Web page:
What Is Odometer Fraud?
Odometer fraud, also referred to as odometer rollback, is the illegal act of changing or altering the mileage readings on a vehicle to make it appear to have a lower total mileage. In the United States, odometer fraud is a felony offense.
Examples of odometer fraud may involve:
- Disconnection of the odometer.
- Resetting the odometer in any way.
- Altering the numbers.
- Replacing the odometer from a vehicle without providing required notice.
Unethical private sellers or retailers can roll back a mechanical or digital odometer by utilizing fairly simple methods. Often, this results in the customer paying thousands of dollars more than the vehicle is actually worth.
Odometer Fraud & the Law
When a vehicle is sold or a title is transferred, the law requires written documentation of the total mileage as recorded on the odometer. If the odometer mileage is known to be incorrect for any reason, the seller is required to provide a written statement of this knowledge on the title to the buyer.
Often, odometer fraud is done in conjunction with other crimes in order to make a used vehicle appear to be newer or have less wear than it actually does. These may include:
- The reconditioning of the external appearance of the vehicle.
- Changing title paperwork to conceal the actual mileage reported at the time of sale.
- Title fraud includes:
- Altering the title.
- Forging the title.
- Replacing the title document.
- Destroying original title documents.
- Obtaining duplicate certificates from state DMVs.
- Entering a false, lower mileage.
Preventing Odometer Fraud
In order to prevent odometer fraud, it is important to conduct a thorough investigation of the vehicle's history. Before you decide on a purchase, make sure you:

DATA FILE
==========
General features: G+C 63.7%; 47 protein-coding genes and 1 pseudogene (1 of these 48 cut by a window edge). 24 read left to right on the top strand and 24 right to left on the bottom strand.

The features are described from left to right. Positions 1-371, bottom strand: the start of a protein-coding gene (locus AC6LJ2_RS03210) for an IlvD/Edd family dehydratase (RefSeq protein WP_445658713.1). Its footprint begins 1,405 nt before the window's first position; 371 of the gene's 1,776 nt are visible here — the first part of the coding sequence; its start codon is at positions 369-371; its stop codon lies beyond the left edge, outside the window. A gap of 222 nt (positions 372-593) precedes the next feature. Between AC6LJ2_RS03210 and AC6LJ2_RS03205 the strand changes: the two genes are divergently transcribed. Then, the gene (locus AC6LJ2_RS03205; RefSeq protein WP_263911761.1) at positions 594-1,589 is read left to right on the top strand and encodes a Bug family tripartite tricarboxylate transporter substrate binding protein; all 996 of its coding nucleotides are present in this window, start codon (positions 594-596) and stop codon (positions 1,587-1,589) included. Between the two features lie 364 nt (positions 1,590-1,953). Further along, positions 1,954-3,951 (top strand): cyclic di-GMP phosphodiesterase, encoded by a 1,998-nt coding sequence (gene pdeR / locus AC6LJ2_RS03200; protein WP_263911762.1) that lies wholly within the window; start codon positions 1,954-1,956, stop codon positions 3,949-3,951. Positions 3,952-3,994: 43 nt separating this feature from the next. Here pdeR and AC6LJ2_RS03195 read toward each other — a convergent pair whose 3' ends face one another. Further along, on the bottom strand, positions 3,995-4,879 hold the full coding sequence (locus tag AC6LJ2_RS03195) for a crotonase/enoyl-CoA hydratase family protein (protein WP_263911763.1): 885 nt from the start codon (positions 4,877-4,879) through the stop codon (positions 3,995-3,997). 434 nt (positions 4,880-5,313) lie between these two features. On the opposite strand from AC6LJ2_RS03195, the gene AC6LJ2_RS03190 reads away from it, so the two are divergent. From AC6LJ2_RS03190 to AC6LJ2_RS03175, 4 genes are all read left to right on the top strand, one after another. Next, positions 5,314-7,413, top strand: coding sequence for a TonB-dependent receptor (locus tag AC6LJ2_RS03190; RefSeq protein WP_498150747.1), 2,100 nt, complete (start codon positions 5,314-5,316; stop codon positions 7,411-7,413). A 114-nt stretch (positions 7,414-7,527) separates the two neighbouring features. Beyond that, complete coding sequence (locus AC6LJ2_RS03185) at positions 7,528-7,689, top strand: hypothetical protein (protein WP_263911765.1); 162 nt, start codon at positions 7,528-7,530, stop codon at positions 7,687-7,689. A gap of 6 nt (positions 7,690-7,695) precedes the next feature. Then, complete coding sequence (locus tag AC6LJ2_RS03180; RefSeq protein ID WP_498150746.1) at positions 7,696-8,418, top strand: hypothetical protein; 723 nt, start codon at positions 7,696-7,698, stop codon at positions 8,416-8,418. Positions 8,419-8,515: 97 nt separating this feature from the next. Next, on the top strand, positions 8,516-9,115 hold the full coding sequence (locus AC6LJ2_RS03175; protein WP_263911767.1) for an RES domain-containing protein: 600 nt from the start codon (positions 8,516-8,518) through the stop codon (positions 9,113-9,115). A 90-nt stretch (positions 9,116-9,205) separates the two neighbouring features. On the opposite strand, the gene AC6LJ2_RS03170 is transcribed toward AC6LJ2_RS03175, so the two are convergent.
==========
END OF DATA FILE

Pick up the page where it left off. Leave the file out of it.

- Compare the actual mileage on the odometer with mileage recorded on:
- Vehicle maintenance records.
- Inspection records.
- Get a vehicle history report (VHR), which can:
- Provide an odometer rollback alert.
- Reveal any inconsistencies related to odometer readings during title transfer or inspection.
- Check for excessive ownership.
- Report average mileage for each owner.
- Look to see if the wear and tear matches up with the reported mileage.
- A low mileage car should still have the original tires and brakes supplied by the manufacturer.
- Look for recorded mileage on oil change stickers.
- Inspect the usage of the interior, such as wear on the:
- Steering wheel.
- Gear lever.
- Gas and brake pedals.
- Inspect the odometer for signs of tampering, and ensure the following:
- All the numbers are easily readable.
- There are no gaps between numbers.
- The numbers aren't crooked.
- Pay special attention to signs of odometer replacement such as:
- Scratches and screws that don't match or have been replaced.
- Dashboard removal.
Reporting Odometer Fraud
If you think you've been the victim of odometer fraud, you must contact your local law enforcement agency. For large scale investigations, the National Highway Traffic Safety Administration (NHTSA) Office of Odometer Fraud Investigation can provide assistance. You may help an investigation by reporting a suspicious VIN to the NHTSA Office of Odometer Fraud Investigation at (202) 366-4761.
The NHTSA Office of Odometer Fraud Investigation may help you with general inquiries about odometers and may be able to help you to determine if other legal or law enforcement authorities need to be contacted. Contacting your state motor vehicle department can also help you as each state law, on handling odometer fraud, will vary.